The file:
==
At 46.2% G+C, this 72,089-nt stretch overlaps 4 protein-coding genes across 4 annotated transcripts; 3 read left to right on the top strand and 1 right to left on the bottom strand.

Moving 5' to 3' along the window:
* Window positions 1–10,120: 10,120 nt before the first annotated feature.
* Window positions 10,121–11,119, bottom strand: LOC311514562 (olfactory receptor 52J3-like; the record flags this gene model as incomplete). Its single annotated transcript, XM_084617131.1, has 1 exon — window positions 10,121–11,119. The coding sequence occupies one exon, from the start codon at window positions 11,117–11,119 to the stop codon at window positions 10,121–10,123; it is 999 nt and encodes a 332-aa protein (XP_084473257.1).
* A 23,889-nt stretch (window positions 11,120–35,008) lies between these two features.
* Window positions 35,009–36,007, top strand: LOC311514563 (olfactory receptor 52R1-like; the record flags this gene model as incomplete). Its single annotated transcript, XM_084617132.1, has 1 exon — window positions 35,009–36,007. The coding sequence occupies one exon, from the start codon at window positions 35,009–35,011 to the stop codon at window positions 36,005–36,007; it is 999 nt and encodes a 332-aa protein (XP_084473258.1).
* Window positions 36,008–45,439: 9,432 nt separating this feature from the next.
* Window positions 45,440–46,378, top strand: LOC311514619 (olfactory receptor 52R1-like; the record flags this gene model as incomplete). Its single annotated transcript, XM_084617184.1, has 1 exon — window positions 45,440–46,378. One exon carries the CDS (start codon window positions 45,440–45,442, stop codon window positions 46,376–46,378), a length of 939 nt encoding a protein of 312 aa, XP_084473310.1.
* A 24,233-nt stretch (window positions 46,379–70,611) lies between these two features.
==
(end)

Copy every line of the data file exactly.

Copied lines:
At 46.2% G+C, this 72,089-nt stretch overlaps 4 protein-coding genes across 4 annotated transcripts; 3 read left to right on the top strand and 1 right to left on the bottom strand.

Moving 5' to 3' along the window:
* Window positions 1–10,120: 10,120 nt before the first annotated feature.
* Window positions 10,121–11,119, bottom strand: LOC311514562 (olfactory receptor 52J3-like; the record flags this gene model as incomplete). Its single annotated transcript, XM_084617131.1, has 1 exon — window positions 10,121–11,119. The coding sequence occupies one exon, from the start codon at window positions 11,117–11,119 to the stop codon at window positions 10,121–10,123; it is 999 nt and encodes a 332-aa protein (XP_084473257.1).
* A 23,889-nt stretch (window positions 11,120–35,008) lies between these two features.
* Window positions 35,009–36,007, top strand: LOC311514563 (olfactory receptor 52R1-like; the record flags this gene model as incomplete). Its single annotated transcript, XM_084617132.1, has 1 exon — window positions 35,009–36,007. The coding sequence occupies one exon, from the start codon at window positions 35,009–35,011 to the stop codon at window positions 36,005–36,007; it is 999 nt and encodes a 332-aa protein (XP_084473258.1).
* Window positions 36,008–45,439: 9,432 nt separating this feature from the next.
* Window positions 45,440–46,378, top strand: LOC311514619 (olfactory receptor 52R1-like; the record flags this gene model as incomplete). Its single annotated transcript, XM_084617184.1, has 1 exon — window positions 45,440–46,378. One exon carries the CDS (start codon window positions 45,440–45,442, stop codon window positions 46,376–46,378), a length of 939 nt encoding a protein of 312 aa, XP_084473310.1.
* A 24,233-nt stretch (window positions 46,379–70,611) lies between these two features.